This post was originally published on the HS Bits Blog, which was active from 2008-2013.
A number of my students chose to read The Cellist of Sarajevo by Steven Galloway for their independent projects, and it was second on my list of Canadian books to read alongside them.
This short, introspective novel was inspired by an actual event from the siege of Sarajevo in 1992, wherein a famous cellist, Vedran Smailović, sat in the ruined streets and played in memory of the slaughter of citizens who lined up to buy bread (reportedly, the real-life cellist was "outraged" by the novelist's temerity in using the event as the basis for the book).
The cellist, though the inspiration, is not a main character. They are, instead, a middle-aged man who has sent his family away just in time to escape the siege, a family man trying to supply his wife and children with the necessities of life from day to day, and a young female sniper who has been enlisted to protect the cellist from enemy snipers.
As their days progress, all three characters reflect on the events that have brought them to this pass in their lives—why they hate and are hated, who they are, have been, and want to be. We learn more about their inner worlds than we really do about what is happening in the historical war; those besieging the city are known only as "the men in the hills" and are as faceless and nameless and causeless as that label suggests.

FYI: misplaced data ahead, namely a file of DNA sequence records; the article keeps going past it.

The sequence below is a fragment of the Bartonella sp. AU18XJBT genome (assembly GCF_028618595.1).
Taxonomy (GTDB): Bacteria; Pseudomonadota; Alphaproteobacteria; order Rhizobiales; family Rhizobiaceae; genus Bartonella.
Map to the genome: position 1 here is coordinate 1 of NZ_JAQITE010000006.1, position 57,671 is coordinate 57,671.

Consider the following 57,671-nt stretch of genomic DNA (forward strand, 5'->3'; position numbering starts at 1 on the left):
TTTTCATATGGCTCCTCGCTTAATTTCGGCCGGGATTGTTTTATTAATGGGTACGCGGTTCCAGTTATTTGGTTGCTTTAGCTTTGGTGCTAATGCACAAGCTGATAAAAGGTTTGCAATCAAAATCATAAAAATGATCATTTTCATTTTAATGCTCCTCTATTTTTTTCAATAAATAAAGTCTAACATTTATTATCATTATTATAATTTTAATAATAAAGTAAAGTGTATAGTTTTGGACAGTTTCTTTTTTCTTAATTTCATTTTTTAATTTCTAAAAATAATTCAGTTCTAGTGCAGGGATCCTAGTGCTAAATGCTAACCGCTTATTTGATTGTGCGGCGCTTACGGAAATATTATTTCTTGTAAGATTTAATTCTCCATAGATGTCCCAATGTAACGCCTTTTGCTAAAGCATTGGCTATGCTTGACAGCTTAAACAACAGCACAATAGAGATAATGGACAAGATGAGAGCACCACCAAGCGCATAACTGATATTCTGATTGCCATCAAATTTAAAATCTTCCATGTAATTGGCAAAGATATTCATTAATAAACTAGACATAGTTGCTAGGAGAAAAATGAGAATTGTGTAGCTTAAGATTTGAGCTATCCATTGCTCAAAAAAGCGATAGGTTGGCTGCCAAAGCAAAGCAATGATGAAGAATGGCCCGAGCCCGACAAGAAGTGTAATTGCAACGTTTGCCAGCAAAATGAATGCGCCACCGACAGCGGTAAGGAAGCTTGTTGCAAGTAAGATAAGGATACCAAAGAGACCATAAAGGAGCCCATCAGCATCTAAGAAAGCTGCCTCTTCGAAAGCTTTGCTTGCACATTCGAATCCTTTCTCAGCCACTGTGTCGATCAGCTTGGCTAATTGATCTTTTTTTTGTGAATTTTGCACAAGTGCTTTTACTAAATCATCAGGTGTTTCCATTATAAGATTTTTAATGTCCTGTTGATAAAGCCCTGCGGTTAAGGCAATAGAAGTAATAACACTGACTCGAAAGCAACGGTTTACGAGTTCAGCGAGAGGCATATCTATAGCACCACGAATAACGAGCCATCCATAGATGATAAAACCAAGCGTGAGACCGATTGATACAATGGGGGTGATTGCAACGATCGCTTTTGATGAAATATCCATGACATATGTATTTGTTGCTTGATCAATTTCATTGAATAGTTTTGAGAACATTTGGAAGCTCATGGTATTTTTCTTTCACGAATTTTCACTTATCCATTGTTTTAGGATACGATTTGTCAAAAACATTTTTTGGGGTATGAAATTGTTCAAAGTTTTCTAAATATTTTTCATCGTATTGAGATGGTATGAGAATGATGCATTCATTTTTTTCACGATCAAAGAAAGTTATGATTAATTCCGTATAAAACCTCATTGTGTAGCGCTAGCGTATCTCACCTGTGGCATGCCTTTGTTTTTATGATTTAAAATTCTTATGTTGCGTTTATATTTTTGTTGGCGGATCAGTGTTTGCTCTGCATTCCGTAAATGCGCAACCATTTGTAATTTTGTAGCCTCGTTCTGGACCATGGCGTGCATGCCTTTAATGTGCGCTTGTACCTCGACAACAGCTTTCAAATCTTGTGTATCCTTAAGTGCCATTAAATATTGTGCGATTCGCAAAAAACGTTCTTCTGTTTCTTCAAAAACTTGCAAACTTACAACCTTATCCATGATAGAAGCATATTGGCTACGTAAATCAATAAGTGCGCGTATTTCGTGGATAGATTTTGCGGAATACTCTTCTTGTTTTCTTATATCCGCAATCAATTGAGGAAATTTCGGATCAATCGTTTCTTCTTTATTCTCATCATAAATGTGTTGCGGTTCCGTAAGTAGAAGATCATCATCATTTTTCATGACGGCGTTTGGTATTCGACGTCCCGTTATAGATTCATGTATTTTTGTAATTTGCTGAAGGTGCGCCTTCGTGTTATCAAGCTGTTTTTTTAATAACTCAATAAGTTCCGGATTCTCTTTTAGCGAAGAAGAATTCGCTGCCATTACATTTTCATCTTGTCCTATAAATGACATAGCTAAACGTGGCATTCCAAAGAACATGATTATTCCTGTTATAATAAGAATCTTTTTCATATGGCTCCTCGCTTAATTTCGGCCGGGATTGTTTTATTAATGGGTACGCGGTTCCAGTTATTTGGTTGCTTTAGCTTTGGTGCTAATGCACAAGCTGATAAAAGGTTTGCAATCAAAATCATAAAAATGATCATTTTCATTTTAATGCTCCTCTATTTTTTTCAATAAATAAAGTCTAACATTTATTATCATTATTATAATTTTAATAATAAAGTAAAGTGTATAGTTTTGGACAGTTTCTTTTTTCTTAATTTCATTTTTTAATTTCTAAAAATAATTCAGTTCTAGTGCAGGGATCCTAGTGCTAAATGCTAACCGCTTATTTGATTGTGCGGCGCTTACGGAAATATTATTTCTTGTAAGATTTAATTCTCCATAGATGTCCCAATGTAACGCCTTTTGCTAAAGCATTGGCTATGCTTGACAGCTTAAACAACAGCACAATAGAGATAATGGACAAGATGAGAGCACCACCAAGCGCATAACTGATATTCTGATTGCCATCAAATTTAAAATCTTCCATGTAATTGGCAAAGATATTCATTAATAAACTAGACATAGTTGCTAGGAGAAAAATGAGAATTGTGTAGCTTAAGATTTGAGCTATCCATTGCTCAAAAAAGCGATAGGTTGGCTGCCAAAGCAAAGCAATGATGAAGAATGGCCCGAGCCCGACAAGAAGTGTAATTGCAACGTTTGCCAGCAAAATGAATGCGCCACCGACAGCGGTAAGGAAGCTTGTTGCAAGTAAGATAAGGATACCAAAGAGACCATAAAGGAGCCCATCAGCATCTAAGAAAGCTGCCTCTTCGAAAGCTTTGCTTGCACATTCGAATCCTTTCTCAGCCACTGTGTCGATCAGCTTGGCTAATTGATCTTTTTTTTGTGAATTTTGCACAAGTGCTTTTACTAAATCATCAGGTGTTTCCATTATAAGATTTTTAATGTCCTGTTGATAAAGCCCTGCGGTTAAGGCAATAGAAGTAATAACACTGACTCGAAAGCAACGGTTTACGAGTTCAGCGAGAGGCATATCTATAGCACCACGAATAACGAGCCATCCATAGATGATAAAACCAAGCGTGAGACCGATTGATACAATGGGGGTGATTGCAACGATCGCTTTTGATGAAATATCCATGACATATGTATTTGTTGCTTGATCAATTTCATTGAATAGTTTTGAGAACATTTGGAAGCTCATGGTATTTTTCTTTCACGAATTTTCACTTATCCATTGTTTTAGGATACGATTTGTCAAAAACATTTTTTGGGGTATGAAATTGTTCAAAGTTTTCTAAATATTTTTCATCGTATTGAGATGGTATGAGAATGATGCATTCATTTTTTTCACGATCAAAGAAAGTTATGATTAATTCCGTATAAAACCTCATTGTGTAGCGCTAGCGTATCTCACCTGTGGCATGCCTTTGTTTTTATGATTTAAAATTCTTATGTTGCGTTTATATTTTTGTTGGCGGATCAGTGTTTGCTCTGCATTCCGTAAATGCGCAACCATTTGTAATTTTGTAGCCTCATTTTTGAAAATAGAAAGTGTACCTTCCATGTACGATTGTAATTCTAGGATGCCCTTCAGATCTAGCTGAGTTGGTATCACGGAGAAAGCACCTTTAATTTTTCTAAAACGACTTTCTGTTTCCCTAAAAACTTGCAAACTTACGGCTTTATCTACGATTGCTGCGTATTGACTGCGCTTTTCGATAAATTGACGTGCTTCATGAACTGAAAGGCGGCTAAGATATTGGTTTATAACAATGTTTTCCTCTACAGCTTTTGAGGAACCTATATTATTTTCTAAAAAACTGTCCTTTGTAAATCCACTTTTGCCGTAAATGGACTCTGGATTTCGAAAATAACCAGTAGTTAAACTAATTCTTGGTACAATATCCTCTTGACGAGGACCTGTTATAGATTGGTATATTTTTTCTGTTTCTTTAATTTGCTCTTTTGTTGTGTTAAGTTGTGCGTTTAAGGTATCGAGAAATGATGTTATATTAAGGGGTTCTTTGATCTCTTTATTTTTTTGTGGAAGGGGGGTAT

It's a shame, really, that Smailović has reacted so badly to a book that could do for the history of Sarajevo what The Kite Runner has done for the history of Kabul. My students who read this novel reported an increased interest in the historical events surrounding the fictional ones, events that had not been a part of their general knowledge before.
More importantly, perhaps, they experienced the kind of empathy for history and its lessons that historical fiction can generate: The book is an elegy to what has been lost because of the force of hatred. It does not center on the cellist himself, but places him as both a symbol of loss and regeneration and a tangible inspiration for the other characters.
Next time: Good to a Fault by Marina Endicott